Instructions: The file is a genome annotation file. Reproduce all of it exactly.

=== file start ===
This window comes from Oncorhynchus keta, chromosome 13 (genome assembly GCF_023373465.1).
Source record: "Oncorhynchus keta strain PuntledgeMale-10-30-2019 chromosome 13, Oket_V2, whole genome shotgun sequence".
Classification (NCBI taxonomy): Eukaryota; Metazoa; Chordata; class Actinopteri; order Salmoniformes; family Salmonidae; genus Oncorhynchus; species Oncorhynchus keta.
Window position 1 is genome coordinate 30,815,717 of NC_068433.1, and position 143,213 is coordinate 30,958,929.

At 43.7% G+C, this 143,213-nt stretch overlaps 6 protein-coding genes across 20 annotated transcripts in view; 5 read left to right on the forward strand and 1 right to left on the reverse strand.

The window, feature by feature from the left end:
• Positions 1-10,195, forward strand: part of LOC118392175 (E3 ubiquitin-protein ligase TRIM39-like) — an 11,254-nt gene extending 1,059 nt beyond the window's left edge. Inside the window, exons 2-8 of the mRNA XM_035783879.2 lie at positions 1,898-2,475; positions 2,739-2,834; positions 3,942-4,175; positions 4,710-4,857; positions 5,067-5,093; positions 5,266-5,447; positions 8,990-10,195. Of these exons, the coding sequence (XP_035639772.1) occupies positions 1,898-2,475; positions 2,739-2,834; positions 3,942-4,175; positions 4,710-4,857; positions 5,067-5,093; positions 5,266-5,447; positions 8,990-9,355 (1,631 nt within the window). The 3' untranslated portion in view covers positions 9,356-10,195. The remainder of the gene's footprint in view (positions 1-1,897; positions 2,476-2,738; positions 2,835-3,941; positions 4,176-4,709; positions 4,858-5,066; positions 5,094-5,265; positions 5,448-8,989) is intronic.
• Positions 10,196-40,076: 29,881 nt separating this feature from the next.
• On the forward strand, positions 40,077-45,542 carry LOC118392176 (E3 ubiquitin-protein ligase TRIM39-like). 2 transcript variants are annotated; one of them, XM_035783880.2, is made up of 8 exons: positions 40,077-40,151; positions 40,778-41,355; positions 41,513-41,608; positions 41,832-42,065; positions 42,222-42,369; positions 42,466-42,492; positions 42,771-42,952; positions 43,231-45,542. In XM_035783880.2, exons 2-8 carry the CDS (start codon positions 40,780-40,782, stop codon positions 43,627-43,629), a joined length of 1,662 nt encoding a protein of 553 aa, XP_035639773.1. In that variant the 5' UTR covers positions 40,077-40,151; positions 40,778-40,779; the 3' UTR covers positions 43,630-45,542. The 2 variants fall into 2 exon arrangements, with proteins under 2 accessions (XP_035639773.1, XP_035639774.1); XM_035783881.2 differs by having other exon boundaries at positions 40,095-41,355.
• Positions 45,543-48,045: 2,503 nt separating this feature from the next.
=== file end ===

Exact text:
This window comes from Oncorhynchus keta, chromosome 13 (genome assembly GCF_023373465.1).
Source record: "Oncorhynchus keta strain PuntledgeMale-10-30-2019 chromosome 13, Oket_V2, whole genome shotgun sequence".
Classification (NCBI taxonomy): Eukaryota; Metazoa; Chordata; class Actinopteri; order Salmoniformes; family Salmonidae; genus Oncorhynchus; species Oncorhynchus keta.
Window position 1 is genome coordinate 30,815,717 of NC_068433.1, and position 143,213 is coordinate 30,958,929.

At 43.7% G+C, this 143,213-nt stretch overlaps 6 protein-coding genes across 20 annotated transcripts in view; 5 read left to right on the forward strand and 1 right to left on the reverse strand.

The window, feature by feature from the left end:
• Positions 1-10,195, forward strand: part of LOC118392175 (E3 ubiquitin-protein ligase TRIM39-like) — an 11,254-nt gene extending 1,059 nt beyond the window's left edge. Inside the window, exons 2-8 of the mRNA XM_035783879.2 lie at positions 1,898-2,475; positions 2,739-2,834; positions 3,942-4,175; positions 4,710-4,857; positions 5,067-5,093; positions 5,266-5,447; positions 8,990-10,195. Of these exons, the coding sequence (XP_035639772.1) occupies positions 1,898-2,475; positions 2,739-2,834; positions 3,942-4,175; positions 4,710-4,857; positions 5,067-5,093; positions 5,266-5,447; positions 8,990-9,355 (1,631 nt within the window). The 3' untranslated portion in view covers positions 9,356-10,195. The remainder of the gene's footprint in view (positions 1-1,897; positions 2,476-2,738; positions 2,835-3,941; positions 4,176-4,709; positions 4,858-5,066; positions 5,094-5,265; positions 5,448-8,989) is intronic.
• Positions 10,196-40,076: 29,881 nt separating this feature from the next.
• On the forward strand, positions 40,077-45,542 carry LOC118392176 (E3 ubiquitin-protein ligase TRIM39-like). 2 transcript variants are annotated; one of them, XM_035783880.2, is made up of 8 exons: positions 40,077-40,151; positions 40,778-41,355; positions 41,513-41,608; positions 41,832-42,065; positions 42,222-42,369; positions 42,466-42,492; positions 42,771-42,952; positions 43,231-45,542. In XM_035783880.2, exons 2-8 carry the CDS (start codon positions 40,780-40,782, stop codon positions 43,627-43,629), a joined length of 1,662 nt encoding a protein of 553 aa, XP_035639773.1. In that variant the 5' UTR covers positions 40,077-40,151; positions 40,778-40,779; the 3' UTR covers positions 43,630-45,542. The 2 variants fall into 2 exon arrangements, with proteins under 2 accessions (XP_035639773.1, XP_035639774.1); XM_035783881.2 differs by having other exon boundaries at positions 40,095-41,355.
• Positions 45,543-48,045: 2,503 nt separating this feature from the next.